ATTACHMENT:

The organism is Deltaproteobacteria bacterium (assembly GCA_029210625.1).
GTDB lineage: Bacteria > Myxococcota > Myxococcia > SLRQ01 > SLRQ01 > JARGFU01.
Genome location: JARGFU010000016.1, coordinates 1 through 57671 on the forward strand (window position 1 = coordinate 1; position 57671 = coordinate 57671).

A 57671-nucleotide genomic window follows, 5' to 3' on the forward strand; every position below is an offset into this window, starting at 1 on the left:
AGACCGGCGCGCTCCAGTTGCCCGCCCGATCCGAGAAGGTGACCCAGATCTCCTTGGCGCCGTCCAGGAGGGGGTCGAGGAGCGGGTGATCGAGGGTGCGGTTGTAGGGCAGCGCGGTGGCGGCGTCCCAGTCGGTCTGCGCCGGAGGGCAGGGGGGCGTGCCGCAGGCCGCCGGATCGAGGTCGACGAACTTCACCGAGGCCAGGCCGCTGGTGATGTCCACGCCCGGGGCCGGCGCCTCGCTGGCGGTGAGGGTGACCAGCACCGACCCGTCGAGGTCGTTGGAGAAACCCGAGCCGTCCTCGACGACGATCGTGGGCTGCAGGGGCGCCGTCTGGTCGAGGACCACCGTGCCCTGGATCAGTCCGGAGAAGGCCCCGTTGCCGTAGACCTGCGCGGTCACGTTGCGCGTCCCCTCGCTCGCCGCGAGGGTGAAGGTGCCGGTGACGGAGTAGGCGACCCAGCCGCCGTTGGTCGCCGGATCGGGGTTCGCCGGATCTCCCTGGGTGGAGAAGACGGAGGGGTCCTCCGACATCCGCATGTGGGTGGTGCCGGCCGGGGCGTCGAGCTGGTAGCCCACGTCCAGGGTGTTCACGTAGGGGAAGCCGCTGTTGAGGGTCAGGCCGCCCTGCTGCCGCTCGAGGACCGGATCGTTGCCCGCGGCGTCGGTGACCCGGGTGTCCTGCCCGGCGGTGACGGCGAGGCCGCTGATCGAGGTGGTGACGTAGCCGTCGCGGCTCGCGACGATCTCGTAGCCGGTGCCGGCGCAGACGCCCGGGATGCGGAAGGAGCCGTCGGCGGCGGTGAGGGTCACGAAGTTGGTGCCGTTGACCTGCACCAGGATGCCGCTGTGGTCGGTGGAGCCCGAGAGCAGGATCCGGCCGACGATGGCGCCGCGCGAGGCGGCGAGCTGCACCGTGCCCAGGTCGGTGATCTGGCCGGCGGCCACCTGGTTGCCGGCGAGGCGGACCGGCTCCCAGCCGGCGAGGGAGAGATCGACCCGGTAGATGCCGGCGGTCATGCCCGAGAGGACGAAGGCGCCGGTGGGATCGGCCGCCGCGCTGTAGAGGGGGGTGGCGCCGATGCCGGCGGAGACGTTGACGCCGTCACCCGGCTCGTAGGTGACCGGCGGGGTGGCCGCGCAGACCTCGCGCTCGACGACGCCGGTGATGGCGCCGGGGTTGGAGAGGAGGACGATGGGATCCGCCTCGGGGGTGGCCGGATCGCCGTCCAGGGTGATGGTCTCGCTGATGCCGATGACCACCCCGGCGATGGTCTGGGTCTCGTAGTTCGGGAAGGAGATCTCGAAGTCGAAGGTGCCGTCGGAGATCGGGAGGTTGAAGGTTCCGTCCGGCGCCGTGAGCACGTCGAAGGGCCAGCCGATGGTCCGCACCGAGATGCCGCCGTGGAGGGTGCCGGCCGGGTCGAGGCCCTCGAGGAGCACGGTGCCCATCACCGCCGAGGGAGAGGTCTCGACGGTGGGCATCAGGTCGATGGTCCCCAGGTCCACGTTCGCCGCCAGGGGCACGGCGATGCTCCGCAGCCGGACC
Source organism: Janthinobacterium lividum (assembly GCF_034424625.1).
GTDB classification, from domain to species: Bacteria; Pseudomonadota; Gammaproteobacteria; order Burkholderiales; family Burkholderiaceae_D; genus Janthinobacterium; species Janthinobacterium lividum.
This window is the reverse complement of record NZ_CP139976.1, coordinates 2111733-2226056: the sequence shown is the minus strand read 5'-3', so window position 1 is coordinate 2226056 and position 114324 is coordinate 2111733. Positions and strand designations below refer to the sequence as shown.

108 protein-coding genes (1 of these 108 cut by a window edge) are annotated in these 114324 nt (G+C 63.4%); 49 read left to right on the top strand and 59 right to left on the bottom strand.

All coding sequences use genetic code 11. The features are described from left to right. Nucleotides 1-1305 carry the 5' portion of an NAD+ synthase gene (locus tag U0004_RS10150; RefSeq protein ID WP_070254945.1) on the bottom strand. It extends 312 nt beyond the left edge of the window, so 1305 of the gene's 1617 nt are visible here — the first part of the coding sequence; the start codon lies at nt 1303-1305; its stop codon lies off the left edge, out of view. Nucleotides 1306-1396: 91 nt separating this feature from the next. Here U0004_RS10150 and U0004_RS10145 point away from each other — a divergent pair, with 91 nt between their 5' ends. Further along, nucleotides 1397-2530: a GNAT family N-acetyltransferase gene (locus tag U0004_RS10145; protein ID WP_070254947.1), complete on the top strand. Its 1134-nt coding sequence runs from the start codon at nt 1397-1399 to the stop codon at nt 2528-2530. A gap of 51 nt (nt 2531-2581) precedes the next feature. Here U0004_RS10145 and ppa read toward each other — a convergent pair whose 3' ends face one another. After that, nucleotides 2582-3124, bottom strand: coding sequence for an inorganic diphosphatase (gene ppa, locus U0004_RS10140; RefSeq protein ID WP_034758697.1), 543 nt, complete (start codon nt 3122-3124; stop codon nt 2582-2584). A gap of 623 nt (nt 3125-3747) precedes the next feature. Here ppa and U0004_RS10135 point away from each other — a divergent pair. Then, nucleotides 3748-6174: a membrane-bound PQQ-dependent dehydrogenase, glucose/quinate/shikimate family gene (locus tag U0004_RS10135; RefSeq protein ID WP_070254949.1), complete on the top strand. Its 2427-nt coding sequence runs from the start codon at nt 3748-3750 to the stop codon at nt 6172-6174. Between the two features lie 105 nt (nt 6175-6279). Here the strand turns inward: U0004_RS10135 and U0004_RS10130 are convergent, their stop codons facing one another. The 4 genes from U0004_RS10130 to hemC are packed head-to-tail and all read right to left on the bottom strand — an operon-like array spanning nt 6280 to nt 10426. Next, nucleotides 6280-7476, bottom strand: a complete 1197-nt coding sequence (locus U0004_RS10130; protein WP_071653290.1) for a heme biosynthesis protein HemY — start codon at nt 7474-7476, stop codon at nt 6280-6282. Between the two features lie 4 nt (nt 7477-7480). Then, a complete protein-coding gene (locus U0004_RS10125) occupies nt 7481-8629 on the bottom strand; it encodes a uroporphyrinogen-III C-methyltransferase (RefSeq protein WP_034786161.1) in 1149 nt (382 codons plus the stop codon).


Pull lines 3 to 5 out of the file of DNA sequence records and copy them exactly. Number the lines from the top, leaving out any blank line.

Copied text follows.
Genome location: JARGFU010000016.1, coordinates 1 through 57671 on the forward strand (window position 1 = coordinate 1; position 57671 = coordinate 57671).

A 57671-nucleotide genomic window follows, 5' to 3' on the forward strand; every position below is an offset into this window, starting at 1 on the left:
AGACCGGCGCGCTCCAGTTGCCCGCCCGATCCGAGAAGGTGACCCAGATCTCCTTGGCGCCGTCCAGGAGGGGGTCGAGGAGCGGGTGATCGAGGGTGCGGTTGTAGGGCAGCGCGGTGGCGGCGTCCCAGTCGGTCTGCGCCGGAGGGCAGGGGGGCGTGCCGCAGGCCGCCGGATCGAGGTCGACGAACTTCACCGAGGCCAGGCCGCTGGTGATGTCCACGCCCGGGGCCGGCGCCTCGCTGGCGGTGAGGGTGACCAGCACCGACCCGTCGAGGTCGTTGGAGAAACCCGAGCCGTCCTCGACGACGATCGTGGGCTGCAGGGGCGCCGTCTGGTCGAGGACCACCGTGCCCTGGATCAGTCCGGAGAAGGCCCCGTTGCCGTAGACCTGCGCGGTCACGTTGCGCGTCCCCTCGCTCGCCGCGAGGGTGAAGGTGCCGGTGACGGAGTAGGCGACCCAGCCGCCGTTGGTCGCCGGATCGGGGTTCGCCGGATCTCCCTGGGTGGAGAAGACGGAGGGGTCCTCCGACATCCGCATGTGGGTGGTGCCGGCCGGGGCGTCGAGCTGGTAGCCCACGTCCAGGGTGTTCACGTAGGGGAAGCCGCTGTTGAGGGTCAGGCCGCCCTGCTGCCGCTCGAGGACCGGATCGTTGCCCGCGGCGTCGGTGACCCGGGTGTCCTGCCCGGCGGTGACGGCGAGGCCGCTGATCGAGGTGGTGACGTAGCCGTCGCGGCTCGCGACGATCTCGTAGCCGGTGCCGGCGCAGACGCCCGGGATGCGGAAGGAGCCGTCGGCGGCGGTGAGGGTCACGAAGTTGGTGCCGTTGACCTGCACCAGGATGCCGCTGTGGTCGGTGGAGCCCGAGAGCAGGATCCGGCCGACGATGGCGCCGCGCGAGGCGGCGAGCTGCACCGTGCCCAGGTCGGTGATCTGGCCGGCGGCCACCTGGTTGCCGGCGAGGCGGACCGGCTCCCAGCCGGCGAGGGAGAGATCGACCCGGTAGATGCCGGCGGTCATGCCCGAGAGGACGAAGGCGCCGGTGGGATCGGCCGCCGCGCTGTAGAGGGGGGTGGCGCCGATGCCGGCGGAGACGTTGACGCCGTCACCCGGCTCGTAGGTGACCGGCGGGGTGGCCGCGCAGACCTCGCGCTCGACGACGCCGGTGATGGCGCCGGGGTTGGAGAGGAGGACGATGGGATCCGCCTCGGGGGTGGCCGGATCGCCGTCCAGGGTGATGGTCTCGCTGATGCCGATGACCACCCCGGCGATGGTCTGGGTCTCGTAGTTCGGGAAGGAGATCTCGAAGTCGAAGGTGCCGTCGGAGATCGGGAGGTTGAAGGTTCCGTCCGGCGCCGTGAGCACGTCGAAGGGCCAGCCGATGGTCCGCACCGAGATGCCGCCGTGGAGGGTGCCGGCCGGGTCGAGGCCCTCGAGGAGCACGGTGCCCATCACCGCCGAGGGAGAGGTCTCGACGGTGGGCATCAGGTCGATGGTCCCCAGGTCCACGTTCGCCGCCAGGGGCACGGCGATGCTCCGCAGCCGGACC